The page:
I’ve picked up some great ideas over the last year while working with a small group of artists in my local area, which is Asheville, NC. We’ve started to work in collaboration with a few local nonprofits, sharing our artwork with their supportive followers, and in doing so have met new patrons and enthusiasts for our art. I’d like to share a few ideas that I hope will inspire you to do the same.
1. They tend to be pursuing great causes that you can contribute to using your creative gifts.
2. They cultivate loyal, supportive and generous followings, people who are willing to spend money to support the good cause.
3. By aligning yourself with them as a supporter of the cause, you can generate great value for your name and artwork within the nonprofit’s following and local community.
So how do you use your creative gifts to contribute to the nonprofit’s cause, while also profiting for your time and effort? There are many possibilities. What you must do is find an active nonprofit with a healthy following, one whose mission excites you and fulfills your values. Then brainstorm a project which relates to their mission and presents a means for you to profit while providing value to their followers.
It could be a dance show, a music performance, a poetry reading, an art exhibit… Nonprofits love to host events such as these.
I am an avid environmentalist, but I’d rather be painting than protesting or cleaning rivers. We have a well-known nonprofit group in our area whose mission is to sustain the large local river that runs through our city, and so they proved an ideal candidate to work with. We assembled a small group of artists and proposed doing a private exhibit of paintings of the local river. The event had a 50-65.00 ticket price, all of the proceeds benefiting the nonprofit, and art sales were encouraged with a 60/40 split, 40% benefiting the nonprofit and 60% going to the artists. We spent spring and summer 2014 making the paintings, and opened the exhibit in October, 2014.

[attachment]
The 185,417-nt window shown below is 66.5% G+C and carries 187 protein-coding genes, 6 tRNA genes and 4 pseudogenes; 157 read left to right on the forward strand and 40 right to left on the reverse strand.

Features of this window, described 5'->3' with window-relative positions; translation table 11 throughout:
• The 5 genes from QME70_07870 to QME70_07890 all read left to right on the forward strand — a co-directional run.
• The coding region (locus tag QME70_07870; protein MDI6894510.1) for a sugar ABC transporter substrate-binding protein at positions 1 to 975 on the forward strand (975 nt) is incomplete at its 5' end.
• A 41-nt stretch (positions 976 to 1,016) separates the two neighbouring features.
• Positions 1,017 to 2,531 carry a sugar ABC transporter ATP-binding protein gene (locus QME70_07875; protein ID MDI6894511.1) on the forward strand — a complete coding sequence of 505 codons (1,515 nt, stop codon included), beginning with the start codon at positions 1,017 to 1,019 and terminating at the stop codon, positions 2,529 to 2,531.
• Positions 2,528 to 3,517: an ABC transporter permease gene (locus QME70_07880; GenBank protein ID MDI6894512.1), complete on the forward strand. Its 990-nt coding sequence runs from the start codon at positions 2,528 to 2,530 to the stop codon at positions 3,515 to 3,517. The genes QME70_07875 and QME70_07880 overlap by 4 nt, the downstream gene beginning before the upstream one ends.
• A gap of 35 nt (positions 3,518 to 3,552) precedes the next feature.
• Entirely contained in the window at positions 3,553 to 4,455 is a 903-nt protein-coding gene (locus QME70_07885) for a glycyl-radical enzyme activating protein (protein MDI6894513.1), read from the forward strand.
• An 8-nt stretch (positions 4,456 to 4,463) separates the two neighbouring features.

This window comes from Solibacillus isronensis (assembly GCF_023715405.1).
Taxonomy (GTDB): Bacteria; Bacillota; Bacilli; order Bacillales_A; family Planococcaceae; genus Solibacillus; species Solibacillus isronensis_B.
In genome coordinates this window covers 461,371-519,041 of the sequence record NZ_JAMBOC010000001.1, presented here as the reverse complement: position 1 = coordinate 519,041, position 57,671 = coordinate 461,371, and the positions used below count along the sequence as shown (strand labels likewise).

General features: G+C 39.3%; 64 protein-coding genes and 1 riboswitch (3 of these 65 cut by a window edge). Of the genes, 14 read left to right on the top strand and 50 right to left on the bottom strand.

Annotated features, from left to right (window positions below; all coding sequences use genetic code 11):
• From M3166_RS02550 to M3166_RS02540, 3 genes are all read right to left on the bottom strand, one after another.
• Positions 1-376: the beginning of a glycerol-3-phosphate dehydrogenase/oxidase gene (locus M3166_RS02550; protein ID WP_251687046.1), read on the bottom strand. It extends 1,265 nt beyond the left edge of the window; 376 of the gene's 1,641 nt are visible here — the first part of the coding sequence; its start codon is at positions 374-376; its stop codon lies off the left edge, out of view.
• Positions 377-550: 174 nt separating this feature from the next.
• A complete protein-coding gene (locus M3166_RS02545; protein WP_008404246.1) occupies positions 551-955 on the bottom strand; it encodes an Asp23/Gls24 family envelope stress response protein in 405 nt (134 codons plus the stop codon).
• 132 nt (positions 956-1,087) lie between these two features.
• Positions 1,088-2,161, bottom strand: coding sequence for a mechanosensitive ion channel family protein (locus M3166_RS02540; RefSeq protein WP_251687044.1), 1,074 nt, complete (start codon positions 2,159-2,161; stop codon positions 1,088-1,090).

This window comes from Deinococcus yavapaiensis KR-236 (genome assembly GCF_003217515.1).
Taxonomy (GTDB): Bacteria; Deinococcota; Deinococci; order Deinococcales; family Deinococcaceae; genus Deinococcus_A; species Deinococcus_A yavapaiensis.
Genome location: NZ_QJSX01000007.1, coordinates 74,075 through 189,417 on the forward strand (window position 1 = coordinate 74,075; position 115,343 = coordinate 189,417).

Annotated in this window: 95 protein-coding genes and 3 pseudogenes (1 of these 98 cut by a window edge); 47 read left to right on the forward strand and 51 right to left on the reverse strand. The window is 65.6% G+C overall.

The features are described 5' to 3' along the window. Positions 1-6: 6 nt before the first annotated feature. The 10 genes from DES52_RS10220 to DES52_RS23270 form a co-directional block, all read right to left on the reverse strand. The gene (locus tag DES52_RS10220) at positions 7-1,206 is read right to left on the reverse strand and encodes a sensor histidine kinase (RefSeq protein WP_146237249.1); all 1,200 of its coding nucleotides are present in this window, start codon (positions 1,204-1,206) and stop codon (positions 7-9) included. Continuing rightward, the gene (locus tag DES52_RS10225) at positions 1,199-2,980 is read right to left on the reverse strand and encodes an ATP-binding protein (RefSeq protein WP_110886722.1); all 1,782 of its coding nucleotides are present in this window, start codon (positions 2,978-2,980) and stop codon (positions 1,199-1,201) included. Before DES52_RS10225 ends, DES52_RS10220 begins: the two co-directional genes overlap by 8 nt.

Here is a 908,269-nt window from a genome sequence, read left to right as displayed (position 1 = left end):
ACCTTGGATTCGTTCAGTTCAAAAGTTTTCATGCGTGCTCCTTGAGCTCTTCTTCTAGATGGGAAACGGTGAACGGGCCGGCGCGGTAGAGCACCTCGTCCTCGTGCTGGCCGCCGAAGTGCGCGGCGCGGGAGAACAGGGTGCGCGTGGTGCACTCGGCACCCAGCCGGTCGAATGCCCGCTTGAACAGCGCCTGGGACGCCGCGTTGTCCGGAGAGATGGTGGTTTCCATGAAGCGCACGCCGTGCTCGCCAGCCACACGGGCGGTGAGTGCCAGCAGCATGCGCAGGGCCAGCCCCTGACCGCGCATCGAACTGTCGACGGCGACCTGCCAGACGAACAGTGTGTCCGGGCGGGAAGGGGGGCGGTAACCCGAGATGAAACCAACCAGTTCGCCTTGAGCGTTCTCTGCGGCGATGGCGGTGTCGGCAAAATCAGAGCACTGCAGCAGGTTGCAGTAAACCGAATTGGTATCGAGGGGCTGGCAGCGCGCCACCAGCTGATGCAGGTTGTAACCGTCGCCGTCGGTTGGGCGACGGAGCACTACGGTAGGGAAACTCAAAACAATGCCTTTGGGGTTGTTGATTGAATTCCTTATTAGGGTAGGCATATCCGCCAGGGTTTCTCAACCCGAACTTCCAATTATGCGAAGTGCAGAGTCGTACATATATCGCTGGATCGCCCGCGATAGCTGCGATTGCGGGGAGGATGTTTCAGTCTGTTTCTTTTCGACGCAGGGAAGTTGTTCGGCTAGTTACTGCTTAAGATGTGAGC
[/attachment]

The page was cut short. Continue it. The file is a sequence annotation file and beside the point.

The venue with our artwork before showtime.
The nonprofit was able to obtain donations for food, wine and beer. Music was donated. The venue was also donated for the event! Could the artists have done this for our own group exhibit without the established, well-reputed nonprofit? No way!!
A few times throughout the evening the nonprofit director addressed the people in attendance, thanking them for their generosity toward the cause and encouraging them to offer further support by purchasing a painting.
The result? We grossed over $30,000 in sales. I sold artwork, met potential future patrons, and got a radio interview! A wealthy, anonymous supporter of the organization privately went around and bought one piece from every artist, expressing gratitude for their time and generosity. In addition, plans are in place to repeat the event annually. In addition, the artists received publicity with their names attached to a renowned local organization.
It takes a good amount of planning to pull off a large group exhibit, but the results can be immensely beneficial. It is important to remember that you must pick an organization that has a followers with the means to support the project that you propose. And the desire to do so. The more you frame the event about benefiting the organization, with you assisting in that goal, the more willing the followers will be to aid you in that, and in turn, you will receive a share of the revenue.
On a smaller scale, from what I have observed, many artists frequently receive requests from nonprofits to donate a piece of artwork that their cause can auction off for revenue. As a result, artists either don’t sell for their usual prices, thereby undercutting their own existing pricing, or only the nonprofit makes money and the artist gives their time and effort without compensation.
I have two thoughts about reframing this problem, and welcome your additional questions and ideas.